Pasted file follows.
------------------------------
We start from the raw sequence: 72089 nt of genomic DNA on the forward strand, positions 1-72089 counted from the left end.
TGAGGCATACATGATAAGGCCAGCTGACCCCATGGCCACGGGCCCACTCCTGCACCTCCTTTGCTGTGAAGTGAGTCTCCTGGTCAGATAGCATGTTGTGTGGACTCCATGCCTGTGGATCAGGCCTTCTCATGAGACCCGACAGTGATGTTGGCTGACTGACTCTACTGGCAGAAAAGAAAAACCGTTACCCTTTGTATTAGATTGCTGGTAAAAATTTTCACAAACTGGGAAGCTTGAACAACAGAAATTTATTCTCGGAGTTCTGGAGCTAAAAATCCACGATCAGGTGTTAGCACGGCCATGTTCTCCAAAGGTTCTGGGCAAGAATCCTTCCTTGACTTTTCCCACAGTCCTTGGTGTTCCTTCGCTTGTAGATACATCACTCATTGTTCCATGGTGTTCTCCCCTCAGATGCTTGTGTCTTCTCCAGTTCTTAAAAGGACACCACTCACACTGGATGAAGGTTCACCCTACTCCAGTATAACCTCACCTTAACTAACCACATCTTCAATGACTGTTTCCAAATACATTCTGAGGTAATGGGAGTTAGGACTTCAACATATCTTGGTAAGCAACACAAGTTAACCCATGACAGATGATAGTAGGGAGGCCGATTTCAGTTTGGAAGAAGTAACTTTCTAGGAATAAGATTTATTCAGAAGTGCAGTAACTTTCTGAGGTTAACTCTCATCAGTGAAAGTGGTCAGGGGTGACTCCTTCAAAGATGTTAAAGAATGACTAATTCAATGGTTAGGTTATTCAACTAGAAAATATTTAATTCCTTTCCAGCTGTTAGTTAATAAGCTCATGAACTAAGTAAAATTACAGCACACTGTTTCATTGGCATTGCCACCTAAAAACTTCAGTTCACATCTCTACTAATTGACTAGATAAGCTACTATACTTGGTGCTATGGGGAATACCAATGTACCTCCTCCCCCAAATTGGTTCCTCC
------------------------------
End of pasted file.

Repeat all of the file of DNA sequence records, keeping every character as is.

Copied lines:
We start from the raw sequence: 72089 nt of genomic DNA on the forward strand, positions 1-72089 counted from the left end.
TGAGGCATACATGATAAGGCCAGCTGACCCCATGGCCACGGGCCCACTCCTGCACCTCCTTTGCTGTGAAGTGAGTCTCCTGGTCAGATAGCATGTTGTGTGGACTCCATGCCTGTGGATCAGGCCTTCTCATGAGACCCGACAGTGATGTTGGCTGACTGACTCTACTGGCAGAAAAGAAAAACCGTTACCCTTTGTATTAGATTGCTGGTAAAAATTTTCACAAACTGGGAAGCTTGAACAACAGAAATTTATTCTCGGAGTTCTGGAGCTAAAAATCCACGATCAGGTGTTAGCACGGCCATGTTCTCCAAAGGTTCTGGGCAAGAATCCTTCCTTGACTTTTCCCACAGTCCTTGGTGTTCCTTCGCTTGTAGATACATCACTCATTGTTCCATGGTGTTCTCCCCTCAGATGCTTGTGTCTTCTCCAGTTCTTAAAAGGACACCACTCACACTGGATGAAGGTTCACCCTACTCCAGTATAACCTCACCTTAACTAACCACATCTTCAATGACTGTTTCCAAATACATTCTGAGGTAATGGGAGTTAGGACTTCAACATATCTTGGTAAGCAACACAAGTTAACCCATGACAGATGATAGTAGGGAGGCCGATTTCAGTTTGGAAGAAGTAACTTTCTAGGAATAAGATTTATTCAGAAGTGCAGTAACTTTCTGAGGTTAACTCTCATCAGTGAAAGTGGTCAGGGGTGACTCCTTCAAAGATGTTAAAGAATGACTAATTCAATGGTTAGGTTATTCAACTAGAAAATATTTAATTCCTTTCCAGCTGTTAGTTAATAAGCTCATGAACTAAGTAAAATTACAGCACACTGTTTCATTGGCATTGCCACCTAAAAACTTCAGTTCACATCTCTACTAATTGACTAGATAAGCTACTATACTTGGTGCTATGGGGAATACCAATGTACCTCCTCCCCCAAATTGGTTCCTCC